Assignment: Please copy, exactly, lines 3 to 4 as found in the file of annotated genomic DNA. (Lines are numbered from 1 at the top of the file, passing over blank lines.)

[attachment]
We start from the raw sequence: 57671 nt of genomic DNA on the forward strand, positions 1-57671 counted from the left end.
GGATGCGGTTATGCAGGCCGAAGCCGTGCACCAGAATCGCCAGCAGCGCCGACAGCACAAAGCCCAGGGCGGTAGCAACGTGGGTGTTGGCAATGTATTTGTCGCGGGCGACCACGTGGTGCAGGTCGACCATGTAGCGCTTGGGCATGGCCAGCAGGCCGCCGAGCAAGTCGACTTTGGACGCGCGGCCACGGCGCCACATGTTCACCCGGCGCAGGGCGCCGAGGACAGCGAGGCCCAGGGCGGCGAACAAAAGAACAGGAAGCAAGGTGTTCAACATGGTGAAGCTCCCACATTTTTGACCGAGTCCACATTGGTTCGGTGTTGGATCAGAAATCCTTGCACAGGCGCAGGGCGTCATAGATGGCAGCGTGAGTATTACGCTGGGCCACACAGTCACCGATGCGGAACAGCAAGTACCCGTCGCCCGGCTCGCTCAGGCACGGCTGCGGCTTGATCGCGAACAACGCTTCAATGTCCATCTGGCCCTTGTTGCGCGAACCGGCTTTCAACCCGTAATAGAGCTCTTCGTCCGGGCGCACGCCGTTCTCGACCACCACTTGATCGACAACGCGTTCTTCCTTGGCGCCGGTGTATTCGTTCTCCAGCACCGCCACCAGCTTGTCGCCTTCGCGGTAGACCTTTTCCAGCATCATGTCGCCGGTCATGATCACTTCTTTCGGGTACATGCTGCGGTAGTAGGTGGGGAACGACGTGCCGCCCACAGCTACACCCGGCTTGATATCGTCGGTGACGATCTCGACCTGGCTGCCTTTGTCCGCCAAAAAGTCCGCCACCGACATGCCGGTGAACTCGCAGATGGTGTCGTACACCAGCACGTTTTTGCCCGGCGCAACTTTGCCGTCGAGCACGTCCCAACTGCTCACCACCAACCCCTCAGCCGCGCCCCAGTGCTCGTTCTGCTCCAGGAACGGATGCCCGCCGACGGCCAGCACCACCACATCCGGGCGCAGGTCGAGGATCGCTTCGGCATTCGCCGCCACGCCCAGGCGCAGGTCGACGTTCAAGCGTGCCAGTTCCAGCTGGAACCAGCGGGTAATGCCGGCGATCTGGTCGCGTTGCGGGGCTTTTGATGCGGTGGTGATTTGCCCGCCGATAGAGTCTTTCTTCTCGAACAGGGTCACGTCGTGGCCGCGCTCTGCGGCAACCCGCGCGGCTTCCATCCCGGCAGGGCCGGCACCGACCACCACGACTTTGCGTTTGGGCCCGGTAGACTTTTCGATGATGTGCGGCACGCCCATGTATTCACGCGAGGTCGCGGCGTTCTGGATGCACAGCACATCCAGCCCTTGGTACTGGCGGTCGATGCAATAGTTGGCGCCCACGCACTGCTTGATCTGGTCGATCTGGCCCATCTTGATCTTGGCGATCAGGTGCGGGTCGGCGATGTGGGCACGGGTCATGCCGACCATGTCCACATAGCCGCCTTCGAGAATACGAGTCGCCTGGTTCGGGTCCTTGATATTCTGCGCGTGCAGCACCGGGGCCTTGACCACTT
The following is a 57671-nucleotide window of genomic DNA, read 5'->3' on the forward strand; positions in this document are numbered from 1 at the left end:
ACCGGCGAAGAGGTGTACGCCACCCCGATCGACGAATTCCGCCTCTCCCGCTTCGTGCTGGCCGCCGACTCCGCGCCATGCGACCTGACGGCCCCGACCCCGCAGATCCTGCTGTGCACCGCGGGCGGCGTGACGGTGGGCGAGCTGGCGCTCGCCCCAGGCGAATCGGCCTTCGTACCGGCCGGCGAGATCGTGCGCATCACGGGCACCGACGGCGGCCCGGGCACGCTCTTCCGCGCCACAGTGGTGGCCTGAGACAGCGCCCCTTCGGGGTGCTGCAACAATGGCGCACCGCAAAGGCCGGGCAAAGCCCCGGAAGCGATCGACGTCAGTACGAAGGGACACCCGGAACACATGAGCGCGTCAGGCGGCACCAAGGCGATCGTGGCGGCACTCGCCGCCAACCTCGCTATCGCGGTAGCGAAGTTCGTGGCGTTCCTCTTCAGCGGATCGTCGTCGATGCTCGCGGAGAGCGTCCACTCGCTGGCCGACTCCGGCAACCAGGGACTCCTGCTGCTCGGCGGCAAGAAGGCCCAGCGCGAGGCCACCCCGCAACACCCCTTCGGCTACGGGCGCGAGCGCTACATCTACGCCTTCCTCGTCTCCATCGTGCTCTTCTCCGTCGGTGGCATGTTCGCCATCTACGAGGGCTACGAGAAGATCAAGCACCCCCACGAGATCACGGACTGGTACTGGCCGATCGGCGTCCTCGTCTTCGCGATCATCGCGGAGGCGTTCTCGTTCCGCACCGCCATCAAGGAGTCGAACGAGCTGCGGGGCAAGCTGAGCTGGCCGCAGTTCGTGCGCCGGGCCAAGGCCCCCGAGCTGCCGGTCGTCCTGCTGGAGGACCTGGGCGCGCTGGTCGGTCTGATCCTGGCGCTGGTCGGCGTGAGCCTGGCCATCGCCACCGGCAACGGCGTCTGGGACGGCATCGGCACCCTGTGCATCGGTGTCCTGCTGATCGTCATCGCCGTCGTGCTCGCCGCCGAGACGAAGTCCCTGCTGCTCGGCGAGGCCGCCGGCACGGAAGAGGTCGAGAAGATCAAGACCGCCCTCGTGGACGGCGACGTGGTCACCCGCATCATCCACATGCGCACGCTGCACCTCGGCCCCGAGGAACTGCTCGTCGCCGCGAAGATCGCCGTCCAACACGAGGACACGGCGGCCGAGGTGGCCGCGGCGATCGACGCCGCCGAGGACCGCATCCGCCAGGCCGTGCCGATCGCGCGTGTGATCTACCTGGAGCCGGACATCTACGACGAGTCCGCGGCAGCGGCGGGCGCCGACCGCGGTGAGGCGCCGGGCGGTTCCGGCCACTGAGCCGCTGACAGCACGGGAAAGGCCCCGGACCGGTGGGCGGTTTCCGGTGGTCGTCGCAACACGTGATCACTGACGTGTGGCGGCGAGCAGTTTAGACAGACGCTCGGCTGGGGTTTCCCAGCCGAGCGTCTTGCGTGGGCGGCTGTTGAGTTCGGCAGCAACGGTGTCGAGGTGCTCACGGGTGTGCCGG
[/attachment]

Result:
The following is a 57671-nucleotide window of genomic DNA, read 5'->3' on the forward strand; positions in this document are numbered from 1 at the left end:
ACCGGCGAAGAGGTGTACGCCACCCCGATCGACGAATTCCGCCTCTCCCGCTTCGTGCTGGCCGCCGACTCCGCGCCATGCGACCTGACGGCCCCGACCCCGCAGATCCTGCTGTGCACCGCGGGCGGCGTGACGGTGGGCGAGCTGGCGCTCGCCCCAGGCGAATCGGCCTTCGTACCGGCCGGCGAGATCGTGCGCATCACGGGCACCGACGGCGGCCCGGGCACGCTCTTCCGCGCCACAGTGGTGGCCTGAGACAGCGCCCCTTCGGGGTGCTGCAACAATGGCGCACCGCAAAGGCCGGGCAAAGCCCCGGAAGCGATCGACGTCAGTACGAAGGGACACCCGGAACACATGAGCGCGTCAGGCGGCACCAAGGCGATCGTGGCGGCACTCGCCGCCAACCTCGCTATCGCGGTAGCGAAGTTCGTGGCGTTCCTCTTCAGCGGATCGTCGTCGATGCTCGCGGAGAGCGTCCACTCGCTGGCCGACTCCGGCAACCAGGGACTCCTGCTGCTCGGCGGCAAGAAGGCCCAGCGCGAGGCCACCCCGCAACACCCCTTCGGCTACGGGCGCGAGCGCTACATCTACGCCTTCCTCGTCTCCATCGTGCTCTTCTCCGTCGGTGGCATGTTCGCCATCTACGAGGGCTACGAGAAGATCAAGCACCCCCACGAGATCACGGACTGGTACTGGCCGATCGGCGTCCTCGTCTTCGCGATCATCGCGGAGGCGTTCTCGTTCCGCACCGCCATCAAGGAGTCGAACGAGCTGCGGGGCAAGCTGAGCTGGCCGCAGTTCGTGCGCCGGGCCAAGGCCCCCGAGCTGCCGGTCGTCCTGCTGGAGGACCTGGGCGCGCTGGTCGGTCTGATCCTGGCGCTGGTCGGCGTGAGCCTGGCCATCGCCACCGGCAACGGCGTCTGGGACGGCATCGGCACCCTGTGCATCGGTGTCCTGCTGATCGTCATCGCCGTCGTGCTCGCCGCCGAGACGAAGTCCCTGCTGCTCGGCGAGGCCGCCGGCACGGAAGAGGTCGAGAAGATCAAGACCGCCCTCGTGGACGGCGACGTGGTCACCCGCATCATCCACATGCGCACGCTGCACCTCGGCCCCGAGGAACTGCTCGTCGCCGCGAAGATCGCCGTCCAACACGAGGACACGGCGGCCGAGGTGGCCGCGGCGATCGACGCCGCCGAGGACCGCATCCGCCAGGCCGTGCCGATCGCGCGTGTGATCTACCTGGAGCCGGACATCTACGACGAGTCCGCGGCAGCGGCGGGCGCCGACCGCGGTGAGGCGCCGGGCGGTTCCGGCCACTGAGCCGCTGACAGCACGGGAAAGGCCCCGGACCGGTGGGCGGTTTCCGGTGGTCGTCGCAACACGTGATCACTGACGTGTGGCGGCGAGCAGTTTAGACAGACGCTCGGCTGGGGTTTCCCAGCCGAGCGTCTTGCGTGGGCGGCTGTTGAGTTCGGCAGCAACGGTGTCGAGGTGCTCACGGGTGTGCCGG